IB DP Physics: HL复习笔记6.1.4 Applications of Circular Motion

Applications of Circular Motion

Horizontal Circular Motion

  • An example of horizontal circular motion is a vehicle driving on a curved road
  • The forces acting on the vehicle are:
    • The friction between the tyres and the road
    • The weight of the vehicle downwards
  • In this case, the centripetal force required to make this turn is provided by the frictional force
    • This is because the force of friction acts towards the centre of the circular path
  • Since the centripetal force is provided by the force of friction, the following equation can be written:

6.1.4-Equation-1

  • Where:
    • = mass of the vehicle (kg)
    • v = speed of the vehicle (m s–1)
    • r = radius of the circular path (m)
    • μ = static coefficient of friction
    • = acceleration due to gravity (m s–2)
  • Rearranging this equation for v gives:

v2 = μgr

6.1.4-Equation-2

  • This expression gives the maximum speed at which the vehicle can travel around the curved road without skidding
    • If the speed exceeds this, then the vehicle is likely to skid
    • This is because the centripetal force required to keep the car in a circular path could not be provided by friction, as it would be too large

6-1-4-horizontal-circular-motion_sl-physics-rn

  • Therefore, in order for a vehicle to avoid skidding on a curved road of radius r, its speed must satisfy the equation

6.1.4-Equation-3

Banking

  • A banked road, or track, is a curved surface where the outer edge is raised higher than the inner edge
    • The purpose of this is to make it safer for vehicles to travel on the curved road, or track, at a reasonable speed without skidding
  • When a road is banked, the centripetal force no longer depends on the friction between the tyres and the road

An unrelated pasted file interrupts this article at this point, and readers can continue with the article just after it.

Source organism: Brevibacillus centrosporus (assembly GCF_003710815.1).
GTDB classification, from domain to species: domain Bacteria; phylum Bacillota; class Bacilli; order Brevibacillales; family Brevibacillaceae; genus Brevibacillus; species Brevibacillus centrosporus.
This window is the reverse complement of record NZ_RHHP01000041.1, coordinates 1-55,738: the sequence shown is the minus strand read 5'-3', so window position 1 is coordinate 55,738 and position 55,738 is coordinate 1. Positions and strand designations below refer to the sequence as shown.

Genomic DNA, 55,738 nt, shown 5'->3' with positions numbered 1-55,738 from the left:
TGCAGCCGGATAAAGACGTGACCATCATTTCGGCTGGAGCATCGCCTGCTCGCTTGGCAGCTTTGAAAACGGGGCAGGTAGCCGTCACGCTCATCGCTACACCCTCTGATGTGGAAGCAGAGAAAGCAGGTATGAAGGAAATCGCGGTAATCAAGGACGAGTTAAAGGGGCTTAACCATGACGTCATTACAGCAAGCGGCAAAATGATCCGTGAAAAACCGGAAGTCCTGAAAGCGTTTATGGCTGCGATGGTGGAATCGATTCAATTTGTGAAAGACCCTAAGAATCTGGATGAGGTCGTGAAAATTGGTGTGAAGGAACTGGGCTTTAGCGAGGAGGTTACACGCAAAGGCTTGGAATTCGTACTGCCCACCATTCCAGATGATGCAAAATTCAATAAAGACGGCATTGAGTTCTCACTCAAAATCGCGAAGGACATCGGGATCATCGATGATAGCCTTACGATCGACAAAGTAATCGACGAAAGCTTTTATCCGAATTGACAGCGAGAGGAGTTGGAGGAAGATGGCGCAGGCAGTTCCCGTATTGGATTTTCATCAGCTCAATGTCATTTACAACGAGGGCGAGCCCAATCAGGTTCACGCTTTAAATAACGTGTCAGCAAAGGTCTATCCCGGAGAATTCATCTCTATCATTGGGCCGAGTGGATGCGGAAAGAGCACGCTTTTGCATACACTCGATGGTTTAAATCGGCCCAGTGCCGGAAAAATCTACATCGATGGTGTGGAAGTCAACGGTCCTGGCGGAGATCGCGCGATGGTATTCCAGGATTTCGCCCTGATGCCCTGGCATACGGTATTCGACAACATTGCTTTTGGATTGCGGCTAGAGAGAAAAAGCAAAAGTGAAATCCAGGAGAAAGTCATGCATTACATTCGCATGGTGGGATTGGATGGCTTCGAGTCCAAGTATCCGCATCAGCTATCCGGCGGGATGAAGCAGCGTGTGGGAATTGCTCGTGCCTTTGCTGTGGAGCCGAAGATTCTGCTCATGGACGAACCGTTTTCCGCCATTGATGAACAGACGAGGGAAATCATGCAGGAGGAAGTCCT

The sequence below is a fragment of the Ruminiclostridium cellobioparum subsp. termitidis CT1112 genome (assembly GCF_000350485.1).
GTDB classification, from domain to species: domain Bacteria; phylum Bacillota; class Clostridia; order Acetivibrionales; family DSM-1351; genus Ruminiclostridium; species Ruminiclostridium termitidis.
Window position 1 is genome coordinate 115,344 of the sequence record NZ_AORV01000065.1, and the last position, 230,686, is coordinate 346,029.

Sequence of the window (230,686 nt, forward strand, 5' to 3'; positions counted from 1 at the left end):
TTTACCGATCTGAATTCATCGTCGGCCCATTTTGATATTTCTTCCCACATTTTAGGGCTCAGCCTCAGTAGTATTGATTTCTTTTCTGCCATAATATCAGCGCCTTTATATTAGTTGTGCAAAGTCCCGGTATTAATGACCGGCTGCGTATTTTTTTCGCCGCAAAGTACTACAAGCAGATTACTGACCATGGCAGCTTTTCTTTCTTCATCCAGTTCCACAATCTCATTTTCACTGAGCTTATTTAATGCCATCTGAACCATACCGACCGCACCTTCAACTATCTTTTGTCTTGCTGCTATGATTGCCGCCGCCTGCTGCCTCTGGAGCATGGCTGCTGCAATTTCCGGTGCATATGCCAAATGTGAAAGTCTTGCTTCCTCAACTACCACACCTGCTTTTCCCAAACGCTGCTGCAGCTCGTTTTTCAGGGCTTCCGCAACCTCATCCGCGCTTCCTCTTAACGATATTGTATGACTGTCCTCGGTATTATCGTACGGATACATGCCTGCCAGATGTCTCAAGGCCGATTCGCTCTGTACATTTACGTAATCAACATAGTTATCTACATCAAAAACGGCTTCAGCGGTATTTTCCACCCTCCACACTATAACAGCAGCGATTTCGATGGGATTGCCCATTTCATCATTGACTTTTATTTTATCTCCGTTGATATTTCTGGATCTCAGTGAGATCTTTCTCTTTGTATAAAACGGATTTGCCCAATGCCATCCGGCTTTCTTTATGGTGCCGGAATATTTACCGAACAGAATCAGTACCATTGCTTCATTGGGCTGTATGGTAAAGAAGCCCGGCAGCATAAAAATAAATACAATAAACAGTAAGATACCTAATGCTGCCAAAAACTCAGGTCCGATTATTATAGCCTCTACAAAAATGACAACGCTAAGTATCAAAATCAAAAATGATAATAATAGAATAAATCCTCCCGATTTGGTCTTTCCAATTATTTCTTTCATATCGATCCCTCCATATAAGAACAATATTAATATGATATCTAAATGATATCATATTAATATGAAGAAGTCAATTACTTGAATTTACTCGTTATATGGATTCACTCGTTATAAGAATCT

• Instead, the centripetal force depends solely on the normal force and the weight of the vehicle

6-1-4-banking_sl-physics-rn

Vertical Circular Motion

  • An example of vertical circular motion is swinging a ball on a string in a vertical circle
  • The forces acting on the ball are:
    • The tension in the string
    • The weight of the ball downwards
  • As the ball moves around the circle, the direction of the tension will change continuously
  • The magnitude of the tension will also vary continuously, reaching a maximum value at the bottom and a minimum value at the top
    • This is because the direction of the weight of the ball never changes, so the resultant force will vary depending on the position of the ball in the circle

6-1-4-vertical-circular-motion_sl-physics-rn

  • At the bottom of the circle, the tension must overcome the weight, this can be written as:

6.1.4-Equation-4

  • As a result, the acceleration, and hence, the speed of the ball will be slower at the top
  • At the top of the circle, the tension and weight act in the same direction, this can be written as:

6.1.4-Equation-5

  • As a result, the acceleration, and hence, the speed of the ball will be faster at the bottom

Exam Tip

You do not need to know the mathematics of banking but you may be required to explain the principles unpinning it, so make sure you understand it!

 

 

 

 

 

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